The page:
The founders of an early stage company are typically compensated in some combination of cash and stock. In so much as most early stage companies have more of the latter than the former, frequently founders will only be compensated with stock of the company for a period of time, and that’s usually done under a founder restricted stock agreement.
I’m a little slow on the uptake on this one, but on January 4 on the official Library of Congress blog (yes, of course there’s an official Library of Congress blog), they posted an update regarding their ongoing joint effort with Twitter to archive and make searchable every tweet ever.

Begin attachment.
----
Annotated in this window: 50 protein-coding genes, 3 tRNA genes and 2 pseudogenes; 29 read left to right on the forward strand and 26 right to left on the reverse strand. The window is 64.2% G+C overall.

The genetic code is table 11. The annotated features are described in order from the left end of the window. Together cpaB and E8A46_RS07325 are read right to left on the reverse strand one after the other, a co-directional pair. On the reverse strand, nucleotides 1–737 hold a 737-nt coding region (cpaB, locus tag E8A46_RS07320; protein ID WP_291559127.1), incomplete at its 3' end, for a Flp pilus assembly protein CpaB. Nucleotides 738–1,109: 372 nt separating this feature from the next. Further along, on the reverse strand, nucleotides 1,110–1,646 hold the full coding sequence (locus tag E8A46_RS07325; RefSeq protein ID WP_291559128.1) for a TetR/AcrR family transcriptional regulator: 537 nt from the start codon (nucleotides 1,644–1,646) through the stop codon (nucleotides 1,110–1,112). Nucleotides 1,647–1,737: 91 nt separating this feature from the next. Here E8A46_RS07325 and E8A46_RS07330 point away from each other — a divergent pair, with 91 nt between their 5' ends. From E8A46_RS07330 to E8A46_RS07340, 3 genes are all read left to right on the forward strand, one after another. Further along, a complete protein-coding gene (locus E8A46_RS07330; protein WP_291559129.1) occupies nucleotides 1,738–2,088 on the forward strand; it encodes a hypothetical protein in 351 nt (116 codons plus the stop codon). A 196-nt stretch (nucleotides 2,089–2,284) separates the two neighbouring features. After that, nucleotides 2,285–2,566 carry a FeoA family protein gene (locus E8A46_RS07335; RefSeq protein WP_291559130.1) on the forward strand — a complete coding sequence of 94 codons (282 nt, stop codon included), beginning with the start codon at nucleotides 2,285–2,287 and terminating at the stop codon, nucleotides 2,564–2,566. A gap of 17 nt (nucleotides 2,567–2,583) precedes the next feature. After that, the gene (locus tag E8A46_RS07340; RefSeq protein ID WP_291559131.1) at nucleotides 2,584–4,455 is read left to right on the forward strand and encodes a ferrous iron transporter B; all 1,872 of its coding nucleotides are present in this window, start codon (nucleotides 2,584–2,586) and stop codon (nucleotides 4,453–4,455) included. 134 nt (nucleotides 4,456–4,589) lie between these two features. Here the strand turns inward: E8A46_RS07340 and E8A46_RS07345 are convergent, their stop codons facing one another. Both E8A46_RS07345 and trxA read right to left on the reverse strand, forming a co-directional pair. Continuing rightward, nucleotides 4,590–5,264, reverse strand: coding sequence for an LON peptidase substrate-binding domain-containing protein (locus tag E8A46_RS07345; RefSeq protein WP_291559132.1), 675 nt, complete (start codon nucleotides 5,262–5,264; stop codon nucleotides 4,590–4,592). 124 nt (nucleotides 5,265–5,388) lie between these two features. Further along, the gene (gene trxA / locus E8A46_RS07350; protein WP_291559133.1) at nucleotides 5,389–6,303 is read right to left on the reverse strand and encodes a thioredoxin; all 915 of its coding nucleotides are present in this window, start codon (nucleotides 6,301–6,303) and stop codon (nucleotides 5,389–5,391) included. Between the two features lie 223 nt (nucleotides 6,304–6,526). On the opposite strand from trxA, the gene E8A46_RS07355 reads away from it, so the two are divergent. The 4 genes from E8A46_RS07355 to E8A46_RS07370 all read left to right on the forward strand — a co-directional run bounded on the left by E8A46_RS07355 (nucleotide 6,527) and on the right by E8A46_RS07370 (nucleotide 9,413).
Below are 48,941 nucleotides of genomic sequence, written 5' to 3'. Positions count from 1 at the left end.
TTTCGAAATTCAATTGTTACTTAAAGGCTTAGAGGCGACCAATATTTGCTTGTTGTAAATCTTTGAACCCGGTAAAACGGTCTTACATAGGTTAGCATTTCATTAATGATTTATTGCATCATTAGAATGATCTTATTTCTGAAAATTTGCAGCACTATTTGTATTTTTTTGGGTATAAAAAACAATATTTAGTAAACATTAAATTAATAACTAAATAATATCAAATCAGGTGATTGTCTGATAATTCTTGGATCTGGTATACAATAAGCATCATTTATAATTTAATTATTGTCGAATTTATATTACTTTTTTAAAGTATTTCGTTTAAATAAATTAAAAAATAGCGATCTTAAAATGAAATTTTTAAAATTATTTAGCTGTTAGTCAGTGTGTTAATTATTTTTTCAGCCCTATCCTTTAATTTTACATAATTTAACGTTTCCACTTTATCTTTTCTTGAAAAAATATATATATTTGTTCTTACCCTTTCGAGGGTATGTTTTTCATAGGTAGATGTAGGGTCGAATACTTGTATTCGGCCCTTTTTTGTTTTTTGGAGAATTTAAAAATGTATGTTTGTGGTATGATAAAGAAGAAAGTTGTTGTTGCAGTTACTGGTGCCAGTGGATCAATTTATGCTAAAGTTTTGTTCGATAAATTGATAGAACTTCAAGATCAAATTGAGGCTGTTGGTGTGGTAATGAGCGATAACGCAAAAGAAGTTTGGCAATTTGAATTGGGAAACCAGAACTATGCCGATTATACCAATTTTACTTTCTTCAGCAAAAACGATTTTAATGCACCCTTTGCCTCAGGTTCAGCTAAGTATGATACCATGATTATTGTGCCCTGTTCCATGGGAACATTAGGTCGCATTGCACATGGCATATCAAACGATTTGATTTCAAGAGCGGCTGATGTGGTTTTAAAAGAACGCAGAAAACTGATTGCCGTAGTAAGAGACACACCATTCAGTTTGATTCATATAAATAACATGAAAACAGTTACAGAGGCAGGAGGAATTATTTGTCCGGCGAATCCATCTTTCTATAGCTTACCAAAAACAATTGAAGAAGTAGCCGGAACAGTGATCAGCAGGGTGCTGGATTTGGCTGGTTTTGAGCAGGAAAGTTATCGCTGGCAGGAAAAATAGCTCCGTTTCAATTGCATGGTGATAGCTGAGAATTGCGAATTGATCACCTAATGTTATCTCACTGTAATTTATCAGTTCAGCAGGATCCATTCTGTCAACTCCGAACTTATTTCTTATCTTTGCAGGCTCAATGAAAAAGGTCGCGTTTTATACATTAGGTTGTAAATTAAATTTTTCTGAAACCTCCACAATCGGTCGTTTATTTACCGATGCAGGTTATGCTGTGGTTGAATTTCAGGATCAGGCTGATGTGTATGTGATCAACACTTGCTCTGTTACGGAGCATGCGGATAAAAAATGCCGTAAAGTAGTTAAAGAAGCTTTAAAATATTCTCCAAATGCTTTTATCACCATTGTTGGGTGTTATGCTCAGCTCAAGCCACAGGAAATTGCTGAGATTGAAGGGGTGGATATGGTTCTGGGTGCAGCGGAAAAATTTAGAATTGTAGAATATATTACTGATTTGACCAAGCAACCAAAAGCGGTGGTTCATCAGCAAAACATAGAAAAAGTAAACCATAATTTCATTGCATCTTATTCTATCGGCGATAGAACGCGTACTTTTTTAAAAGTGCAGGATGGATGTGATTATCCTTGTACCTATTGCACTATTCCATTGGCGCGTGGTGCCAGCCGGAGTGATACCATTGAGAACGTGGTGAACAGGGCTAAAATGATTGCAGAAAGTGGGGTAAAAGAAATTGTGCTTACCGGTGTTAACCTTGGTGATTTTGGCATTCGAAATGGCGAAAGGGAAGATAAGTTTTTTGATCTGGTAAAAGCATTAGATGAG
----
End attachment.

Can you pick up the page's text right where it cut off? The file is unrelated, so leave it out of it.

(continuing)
In their post, the LoC announce that they’ve successfully transferred (or will by the end of the month) the originally agreed upon archive of tweets from 2006 to 2010 to the Library, and also developed a system for archiving all tweets through the present, as they happen. All told, they’re currently sitting on 170 billion tweets. That’s kind of amazing in its own right, but it also has some really interesting legal and evidentiary implications. [Read more…]
Almost nobody reads the fine print on any website or online service, you hit the “Agree” button and move on your way, comfortable in the knowledge that you’ll soon be listening to the hippity hop, or snapchatting, or whatever it is the kids are doing online these days. Well, if you’re an Instagram user, it’s important to take a look at the Terms of Service that are going into effect on January 16, 2013, and it’s a reminder to take a look at the TOS for any service that has the potential to put your personal info out there (read: most free online services). What are these new terms to be aware of? Glad you asked…